Interesting missteps

After wasting my time, like Chris, on the B13 sequel — how can you do a follow-up to a movie celebrated primarily for its parkour antics and pretty much dump the parkour? — I shifted my queue around to try and expand my horizons a bit. This was not entirely successful, but both of the following films offer intriguing performances and filmmakers playing to their own uncommercial instincts. Worth seeing, yet…

Scott McGehee and David Siegel have long been filmbuff film-makers, from their first feature (the excellent Suture) riffing on cinematic theory and history, in ways that led them toward brilliance (The Deep End). And then this weird sidetrack into the middlebrow mainstream, with the limpid Bee Season. Uncertainty returns to ‘buff roots, with an exact formalist riff on narrative and character. Its two young lovers (Joseph Gordon-Levitt and Lynn Collins) are on the Brooklyn Bridge, trying to decide …. something, something important. In to Manhattan, or back to Brooklyn? They suddenly break from one another, sprinting in opposite directions, each climbing into separate vehicles to find their partners (now in different clothes), and the film splits in two. One storyline is domestic melodrama, a reasonably-affecting study of their relationship as they return to her family home for a fourth of July barbecue. The other starts with a found cellphone and escalates into reasonably-suspenseful paranoid intrigue, as they try to blackmail the phone’s gangster owner but get more than they bargained for.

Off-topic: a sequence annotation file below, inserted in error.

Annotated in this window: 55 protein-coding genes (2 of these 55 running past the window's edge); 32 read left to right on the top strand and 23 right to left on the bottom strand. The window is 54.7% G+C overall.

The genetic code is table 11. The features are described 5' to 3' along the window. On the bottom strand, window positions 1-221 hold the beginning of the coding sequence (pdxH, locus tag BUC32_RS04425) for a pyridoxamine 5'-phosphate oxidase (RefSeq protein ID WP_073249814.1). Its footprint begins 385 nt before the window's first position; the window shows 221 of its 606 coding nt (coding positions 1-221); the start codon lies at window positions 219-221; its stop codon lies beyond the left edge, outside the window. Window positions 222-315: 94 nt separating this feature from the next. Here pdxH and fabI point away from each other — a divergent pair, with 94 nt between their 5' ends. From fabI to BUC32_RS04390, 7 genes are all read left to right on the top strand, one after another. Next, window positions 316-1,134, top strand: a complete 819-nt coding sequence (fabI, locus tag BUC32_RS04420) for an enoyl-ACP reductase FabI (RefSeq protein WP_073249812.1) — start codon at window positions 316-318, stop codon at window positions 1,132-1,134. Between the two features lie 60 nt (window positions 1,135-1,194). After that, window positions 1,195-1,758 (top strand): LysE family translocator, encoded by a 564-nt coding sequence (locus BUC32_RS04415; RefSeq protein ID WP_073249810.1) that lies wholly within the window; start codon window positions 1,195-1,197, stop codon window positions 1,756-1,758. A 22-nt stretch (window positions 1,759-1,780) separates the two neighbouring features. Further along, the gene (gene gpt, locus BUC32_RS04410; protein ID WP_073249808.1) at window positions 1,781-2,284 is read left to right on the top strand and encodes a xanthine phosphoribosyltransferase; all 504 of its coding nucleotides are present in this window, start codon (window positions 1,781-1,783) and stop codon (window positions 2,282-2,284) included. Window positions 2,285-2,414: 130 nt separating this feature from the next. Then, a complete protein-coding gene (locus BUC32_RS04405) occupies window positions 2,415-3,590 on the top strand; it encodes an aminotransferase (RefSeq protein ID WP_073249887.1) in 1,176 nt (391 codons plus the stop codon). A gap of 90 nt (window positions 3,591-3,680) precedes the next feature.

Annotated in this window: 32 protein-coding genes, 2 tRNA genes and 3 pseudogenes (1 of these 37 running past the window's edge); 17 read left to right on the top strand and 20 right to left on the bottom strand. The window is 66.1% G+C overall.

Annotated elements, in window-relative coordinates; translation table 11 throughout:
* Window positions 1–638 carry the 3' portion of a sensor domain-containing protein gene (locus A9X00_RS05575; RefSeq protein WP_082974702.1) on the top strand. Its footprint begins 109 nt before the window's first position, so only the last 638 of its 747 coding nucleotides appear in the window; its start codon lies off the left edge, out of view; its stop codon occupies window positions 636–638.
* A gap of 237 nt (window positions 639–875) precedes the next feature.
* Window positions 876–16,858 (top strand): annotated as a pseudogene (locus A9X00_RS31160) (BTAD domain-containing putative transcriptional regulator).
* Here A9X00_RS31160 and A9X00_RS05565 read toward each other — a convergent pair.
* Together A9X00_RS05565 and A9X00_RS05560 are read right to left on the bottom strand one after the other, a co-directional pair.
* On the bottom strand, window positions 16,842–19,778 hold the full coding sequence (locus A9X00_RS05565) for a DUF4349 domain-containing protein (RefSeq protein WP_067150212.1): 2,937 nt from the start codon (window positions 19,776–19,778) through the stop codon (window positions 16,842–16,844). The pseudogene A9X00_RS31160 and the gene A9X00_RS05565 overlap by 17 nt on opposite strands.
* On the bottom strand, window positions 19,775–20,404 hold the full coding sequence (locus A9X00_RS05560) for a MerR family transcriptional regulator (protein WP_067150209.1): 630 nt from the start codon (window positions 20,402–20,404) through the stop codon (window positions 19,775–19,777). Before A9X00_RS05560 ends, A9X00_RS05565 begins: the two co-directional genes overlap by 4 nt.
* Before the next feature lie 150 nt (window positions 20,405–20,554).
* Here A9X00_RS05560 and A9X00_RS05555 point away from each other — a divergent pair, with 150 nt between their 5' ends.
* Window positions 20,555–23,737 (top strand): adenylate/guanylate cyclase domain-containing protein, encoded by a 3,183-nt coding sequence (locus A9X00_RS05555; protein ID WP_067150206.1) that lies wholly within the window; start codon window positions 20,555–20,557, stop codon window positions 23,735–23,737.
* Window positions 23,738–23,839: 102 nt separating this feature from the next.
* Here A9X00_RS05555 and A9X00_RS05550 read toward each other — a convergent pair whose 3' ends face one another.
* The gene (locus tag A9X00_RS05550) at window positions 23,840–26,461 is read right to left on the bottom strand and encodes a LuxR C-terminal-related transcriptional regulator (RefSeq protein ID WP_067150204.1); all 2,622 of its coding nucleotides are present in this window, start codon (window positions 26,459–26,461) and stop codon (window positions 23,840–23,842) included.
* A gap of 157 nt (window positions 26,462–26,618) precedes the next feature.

Emphasize the “reasonable.” This is often gorgeous, it’s an idea done before but rarely with such effortless yet exacting formal precision, and the film embraces the title–allowing the audience an associative pleasure in the links and echoes and divergences between the tales. So why didn’t I love this? Despite all its great ingredients, the film feels inert — unlike Suture, where the theory-tinged shenanigans and gorgeous cinematography were linked to a sly wit and a vibrant narrative momentum, this film is one that kept me at arm’s length, reflecting but rarely engaging. Alas.

Peacock is a lot more conventional in its filmmaking, Small-town Nebraska, mid-twentieth-century. Its central storyline involves the ever-uncanny Cillian Murphy playing a person with a dissociative personality disorder that he effectively covers up from his neighbors and co-workers. During the day, he’s the tightly-wound, asocial, child-like John. In the evening, and early morning, he’s Emma–John’s wife. Things are lovely for him and her, until a train derails into their backyard, and suddenly Emma is revealed to others. . . and she begins to want her freedom.

That sounds terribly melodramatic, and lord knows the film milks–to ill effect–a variety of overheated plot twists and details. (John/Emma’s horrid past with an abusive mother; a young sort-of prostitute, who had a relationship with John and now has come back in seeking… something; etc.) The film never really figures out its purpose or tone, and so it throws narrative at the problem, trying to plot-twist its way along. Meh. (It also throws some astonishing supporting actors at the work — Susan Sarandon is particularly fine and well-used; others–Keith Carradine, Bill Pullman, Ellen Page, Josh Lucas–are more like background furniture of a particularly lovely form.) But it’s worth seeing just for Murphy’s tough, beautiful performance. He never offers an easy take, underplays even the most outsized events, and captures something broken and wonderfully heartfelt in these two characters. Would that the film were half as good as he is… but it is still worth a look.

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